Making Art Fun: Step 9 – Stop When Done

stop-signHello to all my amazing followers! Thank you for joining me on this creativity and wellness journey. Participating in the 2013 Sketchbook Project inspired me to write down my 9 steps in making art fun and in keeping your creative spirits going. As a seasoned artist, I’ve had my ups and downs in the art world.

Like fine wine, as I age, perspective seeps in. I notice the challenges of working, raising a family, and sustaining a multi-decade, long-term and committed relationship. Keeping up with family, friends, volunteering, and still claiming time for my professional art and writing is a steep order. Yet, I find happiness in inspiring endeavors. Seizing the day keeps my inventive juices ripe and flowing.

Like in baking a cake, you have to know when it is done. Some people use their sense of smell, others, set a timer, or stick a toothpick in the center. We all have our techniques. It’s the same in any innovative project.

Today, I’ll finish this series of posts about making art fun. I’m done! I know it because I’ve said everything I want to, about this specific topic. Being able to share what I’ve learned with you, has been a pleasure. Now I’m satisfied about wrapping this series up, and I am anticipating what I’ll write about next time, here, on my blog.

You can click on each link below to read the last 8 posts in sequence. To recap my barometer on making art fun, and to reiterate, “if it ain’t fun, don’t do it:”
1. Keep it simple
2. Use what you have on hand
3. Don’t reinvent the wheel
4. Lighten up
5. Delete your inner critique
6. Be playful
7. Listen to your inner voice
8. Allow for happy accidents
9. Stop when done

Ding! Ding! My cake’s done!

Creativity and wellness message for today: Trust your own sense of timing. Then share a slice of what you’ve made with others.

Making Art Fun: Step 8 – Allow for Happy Accidents

0709_serendipity_Jacqueline_TribouHere’s my next post on how to make art fun. Today I’ll talk about trusting serendipity. As you know from my last posts, I recently had the pleasure of attending an inspiring printmaking workshop. Due to my busy schedule at work, it was weeks before I had the chance to unpack my sturdy, large, nicked, and scarred black-leather portfolio.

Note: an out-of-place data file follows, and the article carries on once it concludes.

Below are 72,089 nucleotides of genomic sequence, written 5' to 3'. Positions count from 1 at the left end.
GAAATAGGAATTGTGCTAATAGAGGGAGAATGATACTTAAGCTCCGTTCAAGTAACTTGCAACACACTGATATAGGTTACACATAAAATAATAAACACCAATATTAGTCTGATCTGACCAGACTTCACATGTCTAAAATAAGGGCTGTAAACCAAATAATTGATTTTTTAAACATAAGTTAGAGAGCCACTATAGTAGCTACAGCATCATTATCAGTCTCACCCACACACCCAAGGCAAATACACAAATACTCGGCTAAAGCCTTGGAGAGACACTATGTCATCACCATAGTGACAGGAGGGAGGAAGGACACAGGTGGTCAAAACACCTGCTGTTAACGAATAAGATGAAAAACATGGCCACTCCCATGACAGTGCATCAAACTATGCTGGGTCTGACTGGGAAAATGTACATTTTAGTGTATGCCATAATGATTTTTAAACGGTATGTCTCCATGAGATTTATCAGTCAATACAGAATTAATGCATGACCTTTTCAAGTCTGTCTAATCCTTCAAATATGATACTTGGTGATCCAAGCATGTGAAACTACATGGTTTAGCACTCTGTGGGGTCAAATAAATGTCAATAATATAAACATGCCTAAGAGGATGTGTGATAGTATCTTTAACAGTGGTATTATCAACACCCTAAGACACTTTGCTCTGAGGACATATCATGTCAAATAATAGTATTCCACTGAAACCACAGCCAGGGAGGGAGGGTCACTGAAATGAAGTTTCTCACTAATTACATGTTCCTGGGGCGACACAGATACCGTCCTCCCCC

Strewn across my oak kitchen table were newsprint pages I used during the workshop to blot up pigment residue. They were not the actual prints themselves, but they were too interesting to throw out at the workshop. As I unpacked them I saw how fragile the pigments were; there was no way to save them. Quickly pulling my cell phone out of my back pocket, I snapped photographs of them, thinking I might use the photographs in an art show.

In the video of life, fast forward to me submitting to the art show, pause on me realizing that one of the images I knew I shot, was missing. I fumed for a few minutes. The concept for the artwork had been brewing in my mind. Then I allowed the fortunate mistake of the missing photo to adjust the image in my mind. Instead of two different images, I modified the design to more of a yin/yang type.

Problem solved, artist happy, artwork ready to submit.

Creativity and wellness message for today: Save time, energy, and your artistic sanity by inventing in the moment. Trust those happy accidents.

Making Art Fun: Step 6 – Be Playful

playful2Hello world! I’ve been focused on saving my beloved library for the last several weeks and haven’t had a chance to write. Phew, I’m glad to be here with you today.

On January 1, 2013, I wrote to you about how to make art fun. Today’s entry is all about the value of being playful. Don’t get me wrong there have been days, months, and sometimes years when my art experiences were anything but joyous. Especially lean economic years when I supported myself as a fine artist and graphic designer. Through it all, I’ve learned what keeps me singing in the shower is lighthearted art making.

Case in point – I’ve been  too busy to even write this blog. I’m lucky if my contact lenses are in the correct eyes and my clothes are right-side-out when I leave the house in the morning. However, I’m taking a break from the maddening crowd in a few weeks, to be puckish with art.

My husband and son gave me a living, breathing gift for Mother’s Day. It’s not a dog. It’s a two-day printmaking workshop, at the Center for Contemporary Printmaking. I’ll be immersed in clay slabs, colorful clay, printmaking paper, and a rolling-pin. I can’t wait!

By taking a fun workshop, I’m not going to worry about technique or product or performance. I’m going to wear my jaunty “It’s an ART THING You Wouldn’t Understand” artist smock. The workshop is my light at the end of the tunnel during a stressful time. It’s cheering me up and lifting my spirits. Be impish with art.

Creativity and wellness message for today: Enjoy how vivacious you feel when you commit to curiosity and whimsy.

Making Art Fun: Step 5 – Delete Your Inner Critic